“I’m soon to be a famous mentor.” –George Black
Symone comes back to the competition late and everyone has already formed groups, while she worries about securing her future, her dad brags to the camera that he’s a great stage dad and that he’ll be a famous mentor when Symone wins. Note to future famous mentor: if you can’t get your daughter to drink water, you shouldn’t brag about your leadership skills just yet.
Then we have Brielle von Hugel, a returning contestant who sang in a group with Pia Toscano last year. She’s taking charge of her group, much to group member Kyle Crews’ dismay. Luckily for Brielle, her stage mom is being a stage mom, waiting in the wings and bad-mouthing Kyle. She’s convinced that Kyle is a bad singer and he’s ruining it for the other kids – dear Brielle’s mom, he’s actually really good. You can shut up now.
“He wants to play hardball, okay. Guess who’s on my team? Jesus.” –Amy
Amy’s group is having issues because she’s too sick, but she’s not the only one. Already two other contestants are sick, including Phil Phillips. (Though Phil is suffering from a previous condition.) Why is everyone sick? Did they weaponize bird flu just so Hollywood week could get a whole lot more exciting? It’s just so outlandish. We later learn that Alisha’s teammate Christian also caught the “Idol Bug,” but she’s still being a complete and total control freak. Eventually the rest of the group acknowledges that Christian is holding them back, but Alisha is just a little too quick to want to kick the sick kid to the curb. And this is why group week is great – we learn who the truly awful people are.
“Phil had a kidney stone, and Cowboy had a brain stone or I don’t know what’s wrong with him.” –Heejun
Heejun, you are my favorite Idol contestant. Please never leave us. Heejun and Phil Phillips are together in a group with an obnoxious cowboy. That sounds like a nightmare I just made up, doesn’t it? Cowboy, as Heejun calls him (so it’s good enough for us), keeps hijacking the group and after nine hours, they haven’t gotten very far. Still Cowboy Richie decides he’s fed up and he eventually throws in the towel. You know, you can usually tell who the mediocre singers are by the fact that they turn into such controlling jerks during the forming of group night groups.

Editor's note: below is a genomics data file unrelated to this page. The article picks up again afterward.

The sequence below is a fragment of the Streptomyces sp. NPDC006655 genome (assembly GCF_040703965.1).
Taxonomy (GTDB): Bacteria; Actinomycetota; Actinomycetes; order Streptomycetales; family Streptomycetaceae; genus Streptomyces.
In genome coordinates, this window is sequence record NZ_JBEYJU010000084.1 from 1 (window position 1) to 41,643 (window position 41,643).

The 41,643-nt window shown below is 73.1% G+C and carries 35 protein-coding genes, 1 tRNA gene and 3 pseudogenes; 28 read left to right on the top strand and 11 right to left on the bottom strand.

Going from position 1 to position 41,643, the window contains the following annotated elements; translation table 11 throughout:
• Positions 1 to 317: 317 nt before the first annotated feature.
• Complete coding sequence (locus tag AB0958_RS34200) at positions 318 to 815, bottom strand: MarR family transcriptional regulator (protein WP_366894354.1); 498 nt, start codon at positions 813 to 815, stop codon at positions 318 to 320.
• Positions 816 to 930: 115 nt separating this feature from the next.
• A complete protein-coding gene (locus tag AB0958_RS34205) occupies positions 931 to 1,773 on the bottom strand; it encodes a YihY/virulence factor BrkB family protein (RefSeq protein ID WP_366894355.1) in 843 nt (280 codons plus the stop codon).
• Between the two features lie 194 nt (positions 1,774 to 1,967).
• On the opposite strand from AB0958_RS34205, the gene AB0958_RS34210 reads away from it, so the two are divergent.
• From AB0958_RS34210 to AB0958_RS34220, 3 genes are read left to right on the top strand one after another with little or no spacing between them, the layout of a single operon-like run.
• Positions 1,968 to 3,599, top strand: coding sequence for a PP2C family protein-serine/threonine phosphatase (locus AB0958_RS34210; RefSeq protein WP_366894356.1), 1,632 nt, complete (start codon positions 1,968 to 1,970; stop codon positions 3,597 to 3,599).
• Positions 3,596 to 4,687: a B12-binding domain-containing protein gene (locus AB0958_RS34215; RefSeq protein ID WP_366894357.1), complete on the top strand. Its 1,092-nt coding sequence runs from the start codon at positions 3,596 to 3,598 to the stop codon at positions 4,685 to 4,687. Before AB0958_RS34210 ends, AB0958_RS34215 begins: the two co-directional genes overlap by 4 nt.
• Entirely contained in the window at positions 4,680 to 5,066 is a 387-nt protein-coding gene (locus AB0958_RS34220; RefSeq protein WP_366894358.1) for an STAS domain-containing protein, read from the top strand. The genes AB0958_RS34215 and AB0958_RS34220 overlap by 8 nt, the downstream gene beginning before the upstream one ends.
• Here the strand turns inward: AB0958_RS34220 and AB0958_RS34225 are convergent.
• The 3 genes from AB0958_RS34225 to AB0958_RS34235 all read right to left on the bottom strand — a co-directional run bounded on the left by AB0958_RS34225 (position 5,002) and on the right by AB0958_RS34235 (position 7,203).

“I think a little sleep deprivation brings the best out of everybody.” –Steven
Finally, we have the Betties. This group is all girls and so when the hours get wee, they all go nuts. Half the group is ready to call it quits, saying their voices will give out if they stay up any later (which is pretty wise). One girl – let’s call her Jennifer Yellowshit because I couldn’t catch her last name in all the madness – sits alone after the other girls go home to sleep. She’s bawling and trying to practice even though it’s a ridiculous hour. Her teammate Rihanna comes back and like Rose said to Jack in that really romantic Titanic scene “I’m not leaving you!” They proceed to rehearse until 5 a.m.